It’s a bold move opening a burger joint on this particular stretch of Yonge Street, mere steps away from both the Burger’s Priest and the Burger Cellar, and just a few blocks north of Stack. That area is pretty well covered in terms of burger availability. You’ve gotta have confidence in what you’re selling to wade into that scrum.
So with cojones like that, I wanted to like McCoy Burger Company. I really did. And I didn’t dislike it; it was just aggressively average.
They’ve got a few pre-topped burgers on the menu, and a few different meat choices aside from beef (chicken, lamb, turkey). I did my usual thing and went with the simplest choice: the plain McCoy Burger, which I had topped with mayo, pickles, and tomato.
The patty has a little bit of crust from the griddle, though it’s not really enough to add a whole lot of texture or flavour. The menu, confusingly, refers to the patty as being “grilled to perfection,” even though it has obviously been griddled (I think they just don’t realize that there are different words for grilling or griddling a hamburger).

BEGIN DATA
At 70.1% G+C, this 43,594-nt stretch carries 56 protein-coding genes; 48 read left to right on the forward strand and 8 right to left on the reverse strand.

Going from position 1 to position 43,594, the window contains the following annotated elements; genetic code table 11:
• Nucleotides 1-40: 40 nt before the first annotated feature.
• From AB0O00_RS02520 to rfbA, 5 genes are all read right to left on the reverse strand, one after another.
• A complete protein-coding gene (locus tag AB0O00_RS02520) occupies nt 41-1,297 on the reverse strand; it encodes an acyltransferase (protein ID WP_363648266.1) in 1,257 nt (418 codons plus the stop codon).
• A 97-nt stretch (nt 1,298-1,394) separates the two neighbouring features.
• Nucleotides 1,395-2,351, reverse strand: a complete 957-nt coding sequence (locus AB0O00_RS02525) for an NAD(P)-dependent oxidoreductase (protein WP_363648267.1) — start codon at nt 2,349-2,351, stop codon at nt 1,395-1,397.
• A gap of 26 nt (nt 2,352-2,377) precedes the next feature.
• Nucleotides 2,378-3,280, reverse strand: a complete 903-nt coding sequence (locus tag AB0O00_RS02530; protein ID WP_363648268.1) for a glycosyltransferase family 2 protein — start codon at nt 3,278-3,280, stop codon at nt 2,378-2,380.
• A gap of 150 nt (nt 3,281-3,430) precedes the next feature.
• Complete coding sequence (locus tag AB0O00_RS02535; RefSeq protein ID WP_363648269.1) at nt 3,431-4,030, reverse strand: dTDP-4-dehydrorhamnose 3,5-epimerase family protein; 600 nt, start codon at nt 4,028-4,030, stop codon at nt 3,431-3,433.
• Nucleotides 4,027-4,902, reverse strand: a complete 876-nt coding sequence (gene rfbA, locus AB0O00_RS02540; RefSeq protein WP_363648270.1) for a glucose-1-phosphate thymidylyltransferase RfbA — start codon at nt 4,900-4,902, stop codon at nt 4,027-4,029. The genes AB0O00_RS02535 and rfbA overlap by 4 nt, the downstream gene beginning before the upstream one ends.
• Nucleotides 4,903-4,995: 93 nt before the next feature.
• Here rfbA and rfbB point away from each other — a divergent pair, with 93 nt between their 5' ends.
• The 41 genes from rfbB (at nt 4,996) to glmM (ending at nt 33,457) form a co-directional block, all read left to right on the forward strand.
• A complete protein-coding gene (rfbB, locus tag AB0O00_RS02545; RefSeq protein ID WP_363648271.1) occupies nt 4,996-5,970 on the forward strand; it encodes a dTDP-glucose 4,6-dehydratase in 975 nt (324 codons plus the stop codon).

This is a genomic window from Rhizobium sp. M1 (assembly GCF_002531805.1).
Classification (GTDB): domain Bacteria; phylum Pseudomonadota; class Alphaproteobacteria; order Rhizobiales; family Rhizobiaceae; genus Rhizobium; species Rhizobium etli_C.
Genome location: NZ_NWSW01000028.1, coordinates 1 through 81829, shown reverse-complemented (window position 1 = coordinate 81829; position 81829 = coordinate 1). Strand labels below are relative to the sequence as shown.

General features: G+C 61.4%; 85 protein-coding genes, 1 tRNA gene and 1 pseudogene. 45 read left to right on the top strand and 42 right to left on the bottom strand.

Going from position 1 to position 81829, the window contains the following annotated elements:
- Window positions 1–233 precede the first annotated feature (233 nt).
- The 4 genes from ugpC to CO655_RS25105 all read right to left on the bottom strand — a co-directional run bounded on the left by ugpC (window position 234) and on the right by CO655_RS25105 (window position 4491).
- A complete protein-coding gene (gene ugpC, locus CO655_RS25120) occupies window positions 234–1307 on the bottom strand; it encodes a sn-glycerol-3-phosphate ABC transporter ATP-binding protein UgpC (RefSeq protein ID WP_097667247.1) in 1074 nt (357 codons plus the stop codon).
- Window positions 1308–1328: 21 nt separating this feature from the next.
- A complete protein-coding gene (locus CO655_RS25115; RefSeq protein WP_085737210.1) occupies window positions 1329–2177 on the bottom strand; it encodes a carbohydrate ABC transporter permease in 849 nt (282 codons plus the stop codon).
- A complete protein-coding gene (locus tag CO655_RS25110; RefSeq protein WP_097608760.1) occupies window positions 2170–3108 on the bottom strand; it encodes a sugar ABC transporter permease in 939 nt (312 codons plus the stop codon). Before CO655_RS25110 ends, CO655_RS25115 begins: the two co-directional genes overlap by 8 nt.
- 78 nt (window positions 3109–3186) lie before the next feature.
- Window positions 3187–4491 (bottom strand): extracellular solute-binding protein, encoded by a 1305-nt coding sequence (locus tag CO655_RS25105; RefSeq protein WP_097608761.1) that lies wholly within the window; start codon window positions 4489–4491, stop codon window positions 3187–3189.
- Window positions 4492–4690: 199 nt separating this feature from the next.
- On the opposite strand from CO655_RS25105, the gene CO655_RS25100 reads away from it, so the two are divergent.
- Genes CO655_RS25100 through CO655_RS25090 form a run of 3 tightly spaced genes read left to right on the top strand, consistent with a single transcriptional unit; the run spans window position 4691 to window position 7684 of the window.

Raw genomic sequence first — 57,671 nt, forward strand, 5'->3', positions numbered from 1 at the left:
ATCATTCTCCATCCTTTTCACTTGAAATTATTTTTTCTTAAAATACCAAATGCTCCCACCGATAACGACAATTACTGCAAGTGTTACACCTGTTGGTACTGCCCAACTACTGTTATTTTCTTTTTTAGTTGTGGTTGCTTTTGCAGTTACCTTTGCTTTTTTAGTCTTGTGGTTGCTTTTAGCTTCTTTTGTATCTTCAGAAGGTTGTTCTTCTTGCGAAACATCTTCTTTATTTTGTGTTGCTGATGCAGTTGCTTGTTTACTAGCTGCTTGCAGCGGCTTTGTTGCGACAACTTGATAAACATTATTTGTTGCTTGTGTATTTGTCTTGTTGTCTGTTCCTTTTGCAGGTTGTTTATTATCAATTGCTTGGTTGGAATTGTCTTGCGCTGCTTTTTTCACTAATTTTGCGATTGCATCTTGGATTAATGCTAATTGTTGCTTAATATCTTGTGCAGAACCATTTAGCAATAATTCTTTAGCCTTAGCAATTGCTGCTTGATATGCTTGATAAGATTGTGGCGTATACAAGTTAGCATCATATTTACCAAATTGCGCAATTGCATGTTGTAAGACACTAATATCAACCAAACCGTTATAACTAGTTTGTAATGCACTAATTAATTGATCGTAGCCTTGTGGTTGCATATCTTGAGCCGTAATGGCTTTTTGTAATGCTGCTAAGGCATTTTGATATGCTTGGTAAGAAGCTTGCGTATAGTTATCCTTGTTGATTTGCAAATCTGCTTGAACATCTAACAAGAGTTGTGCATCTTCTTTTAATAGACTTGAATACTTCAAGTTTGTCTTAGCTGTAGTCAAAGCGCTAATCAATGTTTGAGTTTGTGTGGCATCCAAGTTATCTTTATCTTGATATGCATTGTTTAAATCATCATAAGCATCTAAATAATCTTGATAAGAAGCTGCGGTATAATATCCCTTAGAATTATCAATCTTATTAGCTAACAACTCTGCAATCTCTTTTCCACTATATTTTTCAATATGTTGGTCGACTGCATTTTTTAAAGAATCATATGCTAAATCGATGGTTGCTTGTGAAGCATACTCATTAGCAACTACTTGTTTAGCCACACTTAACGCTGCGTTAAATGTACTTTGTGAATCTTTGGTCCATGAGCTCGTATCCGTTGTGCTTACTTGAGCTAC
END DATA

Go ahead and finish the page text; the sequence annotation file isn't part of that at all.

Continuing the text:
The texture is actually pretty good — the loosely-packed patty had a nice, coarse grind, and though it was cooked all the way to well done, it was still a little bit juicy.
It’s the flavour that really sinks the burger. They season the patty with some kind of spice blend; that’s generally not my favourite, but it wasn’t too overwhelming. The biggest problem is the flavour of the beef itself; it’s just kind of tasteless, with a slightly off flavour that you typically only get from middling quality beef.
It’s a shame; with better tasting beef and with a bit more crust from the griddle (which they obviously know how to do — the video on their website shows a burger with an impressive amount of crust, so your mileage may vary), the burger could have been well above average, but instead it’s just a resounding shrug.
The fries, on the other hand, were great — featuring an addictively crispy exterior and a fluffy interior, they were really hard to stop eating.